Like most parents, Gisele Fetterman frequently snaps photos of her three children. While her sons' eyes always looked red, daughter Grace had a gold glowing eye. In picture after picture, Grace had one red eye and one yellow eye.

Worried, Fetterman took Grace to the doctor. Her instincts about "the glow" helped save her daughter's vision. Fetterman is now speaking out about Grace's ordeal in the hopes of helping other families.

"We may be able to diagnose or at least bring attention to something so that it can be remedied early," Fetterman, who is married to Pennsylvania Lt. Gov. John Fetterman, told TODAY.

Grace was in kindergarten about three years ago when Fetterman first noticed the change in the girl's eyes.

"For the first several photos I saw I didn't think anything of it," Fetterman said. "Then I noticed that it was in every single photo. It was too consistent to be a fluke."

Fetterman knew that blood vessels in the eye caused red eyes in pictures so she first thought maybe Grace had a "low blood cell count." But a quick internet search made her realize the glowing eye was serious.

"The results were like it could be cancer, it could be a tumor — nothing that I was expecting," Fetterman said.

An eye doctor diagnosed Grace with Coats disease, a rare non-hereditary disorder that causes abnormal blood vessel development in the retina. Left untreated it can cause retinal detachment, glaucoma, cataracts and vision loss, according to the National Institutes of Health. Children with it have few symptoms so they often go undiagnosed.

Signs include:

  • Crossed eyes
  • White mass in the pupil behind the lens, also called leukocoria
  • Vision loss
  • Thanks to Fetterman's quick action, Grace received treatment before any serious damage occurred.

    "They were able to save her eyesight," she said. "The doctors were all really impressed that I was able to catch it … A lot of these cases are preventable, but aren't caught."

    Too often, children don't realize they have vision problems and parents don't notice any symptoms.

    That's why the long-running awareness campaign called Know the Glow is so important, said Megan Webber, founder of the nonprofit. The website and social media sites give families a place share their stories and help others feel less alone.

    Webber remembers when her son, Benjamin, was younger, she saw his glowing eye in photos. She simply edited it out without thinking much about it.

    "I literally was correcting it with Photoshop," she told TODAY. "I was not aware that it could be something wrong."

    After her sister mentioned that a glowing eye could be a sign of cancer, Webber took Benjamin to the doctor. They learned he had Coats disease but he wasn't as lucky as Grace.

    "He's lost most of the vision in his left eye," Webber explained. "This crazy glow was the only indication that there was something going on."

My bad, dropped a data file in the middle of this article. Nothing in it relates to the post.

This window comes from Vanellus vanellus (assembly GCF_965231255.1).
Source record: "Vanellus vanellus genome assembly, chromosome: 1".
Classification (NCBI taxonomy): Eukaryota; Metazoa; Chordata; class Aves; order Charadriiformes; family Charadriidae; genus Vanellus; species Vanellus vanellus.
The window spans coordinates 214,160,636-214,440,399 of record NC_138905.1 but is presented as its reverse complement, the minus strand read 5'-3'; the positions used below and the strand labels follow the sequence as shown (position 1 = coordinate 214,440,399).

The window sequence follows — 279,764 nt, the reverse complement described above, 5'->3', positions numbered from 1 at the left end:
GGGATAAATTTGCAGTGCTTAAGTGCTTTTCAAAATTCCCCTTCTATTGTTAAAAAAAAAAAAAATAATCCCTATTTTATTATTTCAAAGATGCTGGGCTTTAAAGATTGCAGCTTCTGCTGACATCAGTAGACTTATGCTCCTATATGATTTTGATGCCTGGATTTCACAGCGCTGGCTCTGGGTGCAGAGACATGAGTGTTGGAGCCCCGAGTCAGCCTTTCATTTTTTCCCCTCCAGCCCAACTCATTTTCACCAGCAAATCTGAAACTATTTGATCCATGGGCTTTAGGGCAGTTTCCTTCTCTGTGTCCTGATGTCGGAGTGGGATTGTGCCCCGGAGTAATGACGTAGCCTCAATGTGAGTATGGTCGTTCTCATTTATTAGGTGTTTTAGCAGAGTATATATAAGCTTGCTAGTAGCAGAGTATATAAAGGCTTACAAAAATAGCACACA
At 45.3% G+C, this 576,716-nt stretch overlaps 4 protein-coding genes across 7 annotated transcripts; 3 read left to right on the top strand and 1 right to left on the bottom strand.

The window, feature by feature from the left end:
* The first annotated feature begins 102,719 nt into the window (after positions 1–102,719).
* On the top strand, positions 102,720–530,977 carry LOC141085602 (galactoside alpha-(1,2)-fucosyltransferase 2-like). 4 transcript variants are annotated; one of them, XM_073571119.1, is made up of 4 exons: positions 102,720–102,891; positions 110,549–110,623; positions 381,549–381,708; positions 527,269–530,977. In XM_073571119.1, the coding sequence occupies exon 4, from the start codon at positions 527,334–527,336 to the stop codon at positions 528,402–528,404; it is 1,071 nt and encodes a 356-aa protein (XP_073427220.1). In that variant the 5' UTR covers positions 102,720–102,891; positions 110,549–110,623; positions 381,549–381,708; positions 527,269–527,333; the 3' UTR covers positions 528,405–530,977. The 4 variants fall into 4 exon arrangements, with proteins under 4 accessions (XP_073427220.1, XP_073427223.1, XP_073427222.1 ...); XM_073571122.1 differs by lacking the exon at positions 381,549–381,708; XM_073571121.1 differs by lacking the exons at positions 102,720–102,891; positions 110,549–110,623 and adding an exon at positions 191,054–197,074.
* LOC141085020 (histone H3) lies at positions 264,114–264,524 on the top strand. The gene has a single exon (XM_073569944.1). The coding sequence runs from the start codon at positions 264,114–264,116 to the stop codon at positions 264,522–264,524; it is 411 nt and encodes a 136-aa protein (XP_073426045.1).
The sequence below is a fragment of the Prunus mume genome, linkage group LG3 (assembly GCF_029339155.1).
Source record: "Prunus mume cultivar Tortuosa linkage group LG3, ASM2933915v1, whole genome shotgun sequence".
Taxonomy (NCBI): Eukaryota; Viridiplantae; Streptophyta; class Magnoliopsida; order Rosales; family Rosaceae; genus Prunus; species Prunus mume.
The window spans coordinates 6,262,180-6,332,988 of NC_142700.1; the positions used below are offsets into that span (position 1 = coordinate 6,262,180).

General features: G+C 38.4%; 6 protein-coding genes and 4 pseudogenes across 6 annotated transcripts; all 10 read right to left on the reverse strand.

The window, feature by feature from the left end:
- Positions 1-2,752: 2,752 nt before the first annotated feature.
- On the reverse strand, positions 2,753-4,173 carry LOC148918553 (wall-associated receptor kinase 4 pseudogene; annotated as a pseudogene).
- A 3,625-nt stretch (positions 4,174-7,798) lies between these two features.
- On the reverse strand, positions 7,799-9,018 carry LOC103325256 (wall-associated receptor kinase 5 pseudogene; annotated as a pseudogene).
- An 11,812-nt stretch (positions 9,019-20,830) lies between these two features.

Both Grace and Benjamin, who is now a happy healthy teen, had Coats disease, but a glow can be a sign of as many as 20 eye disorders, including:

  • Retinoblastoma, a pediatric eye cancer
  • Being cross-eyed
  • Parasitic eye infection
  • Eye trauma
  • Various tumors
  • Retinal detachment
  • PHPV, a congenital disease of the vitreous part of eye
  • Many of these conditions can be harmless if caught and treated early. When Webber learned that recognizing the gold light in the eye could save children's vision she wanted to spread the word.

    "The glow can be an indicator of the many different vision challenges and disorders," she said. "You can help prevent these kids from losing their vision."

    In Grace's case, spotting the glow early made the treatment for Coats relatively painless: She needed to wear glasses for a short time to improve her sight. Originally, doctors thought she'd need glasses until she was 10, but now 9-year-old Grace is enjoying life without specs.

    "We were able to strengthen her eye," Fetterman said. "It was almost like the retina was detached and had stopped working."

    Grace Fetterman feels lucky that her vision was saved. The 9-year-old loves to draw and having good sight in both eyes helps her. Photo Credit: Courtesy Gisele Fetterman

    Even at her age, Grace realizes how lucky she is.

    "She is aware that she could have lost the use of one eye," Fetterman said. "She's an artist and loves to draw and is grateful to have both eyes working."

    Grace's father, Pennsylvania Lt. Gov. John Fetterman recently shared the family's experience in a series of tweets, noting that the girl just got a "clean bill of health."

    "Take a picture. Check. This is *not* "red eye" in pictures. Know the Glow," he tweeted.

    This story first appeared on More from TODAY: